In today’s climate of instant gratification, waiting for water to boil can seem to take forever. With a distorted perception of time, how can an investor determine when to invest for the long-term or short-term?
Generally “long-term” refers to anywhere from five years and beyond, while “short-term” refers to a period of six months to two years. If you’ll need access to your funds sooner than that, stay in cash.
The philosophy behind designing a long-term program is that the account’s value fluctuates over time. Since you don’t need the assets this year, or even next year, any short-term ebb won’t negatively affect your goals. Hopefully, over the years the total value will increase. Professionals generally favor buying stocks for long-term portfolios, since the stock market has historically grown. (Remember past performance is not a guarantee of future returns.)
Short-term investors intend to use their money soon for something like a home purchase, a wedding, or a tuition bill. Therefore, a typical short-term investment portfolio usually consists of relatively secure investment vehicles such as bank accounts, CDs (certificates of deposit), or money market funds.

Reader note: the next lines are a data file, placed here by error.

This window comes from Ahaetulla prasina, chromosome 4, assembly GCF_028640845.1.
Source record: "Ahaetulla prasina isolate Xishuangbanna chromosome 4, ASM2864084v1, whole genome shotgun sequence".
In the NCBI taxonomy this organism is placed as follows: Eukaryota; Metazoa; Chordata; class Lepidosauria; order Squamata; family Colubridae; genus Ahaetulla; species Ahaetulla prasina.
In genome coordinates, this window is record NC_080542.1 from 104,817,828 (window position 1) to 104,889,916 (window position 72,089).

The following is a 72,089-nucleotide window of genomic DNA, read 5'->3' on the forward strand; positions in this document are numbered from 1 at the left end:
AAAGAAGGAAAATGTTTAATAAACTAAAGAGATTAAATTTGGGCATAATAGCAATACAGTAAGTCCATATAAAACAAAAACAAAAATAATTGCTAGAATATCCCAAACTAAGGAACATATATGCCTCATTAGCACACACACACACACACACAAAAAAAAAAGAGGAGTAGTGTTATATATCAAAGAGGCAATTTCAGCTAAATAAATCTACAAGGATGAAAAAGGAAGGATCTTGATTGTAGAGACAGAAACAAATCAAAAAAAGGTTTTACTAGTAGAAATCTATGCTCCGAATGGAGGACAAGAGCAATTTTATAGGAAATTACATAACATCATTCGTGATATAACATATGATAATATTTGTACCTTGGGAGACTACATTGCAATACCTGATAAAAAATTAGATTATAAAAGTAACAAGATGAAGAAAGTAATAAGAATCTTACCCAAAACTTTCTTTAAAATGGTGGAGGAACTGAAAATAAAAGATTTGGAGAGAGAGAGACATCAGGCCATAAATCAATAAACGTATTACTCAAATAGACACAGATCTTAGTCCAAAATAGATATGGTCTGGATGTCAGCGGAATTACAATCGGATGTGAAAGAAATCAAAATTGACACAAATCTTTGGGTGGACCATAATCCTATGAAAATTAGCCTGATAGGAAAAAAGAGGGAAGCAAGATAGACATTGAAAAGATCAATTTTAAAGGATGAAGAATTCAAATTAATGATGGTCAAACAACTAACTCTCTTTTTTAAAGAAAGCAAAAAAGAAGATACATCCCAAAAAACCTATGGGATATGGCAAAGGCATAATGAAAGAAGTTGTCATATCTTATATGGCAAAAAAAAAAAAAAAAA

Correct labeling is essential
If you’re a long-term investor, act like one. While it’s difficult to ignore a market drop, resist the temptation to just sell without examining your financial plan. Don’t let the emotional turmoil of the market disturb your long-term goals.
One client insisted that he was in the market for the long-term and created a well-diversified account designed not to be touched for seven to ten years. Six months later, he compared his return to the year-to-date return to some foreign market and called to sell out his whole account and switch directions.
“What about your long-term plan?” I asked. He said the plan was fine, but in the half year since he started other investments had done better. Clearly, he lacked the discipline and patience necessary to be a real long-term investor.
Be honest. Are you a long-term or a short-term investor? This is an important distinction that that cannot be ignored. For more about sticking to your investment goals read, click here.
Douglas Goldstein, CFP®, is the Director of Profile Investment Service, Ltd., which specializes in helping people who live in Israel with their US dollar assets and American investment and retirement accounts. He helps olim meet their financial goals through asset allocation, financial planning, and using money managers.
Published September 2, 2012. Updated August 2019.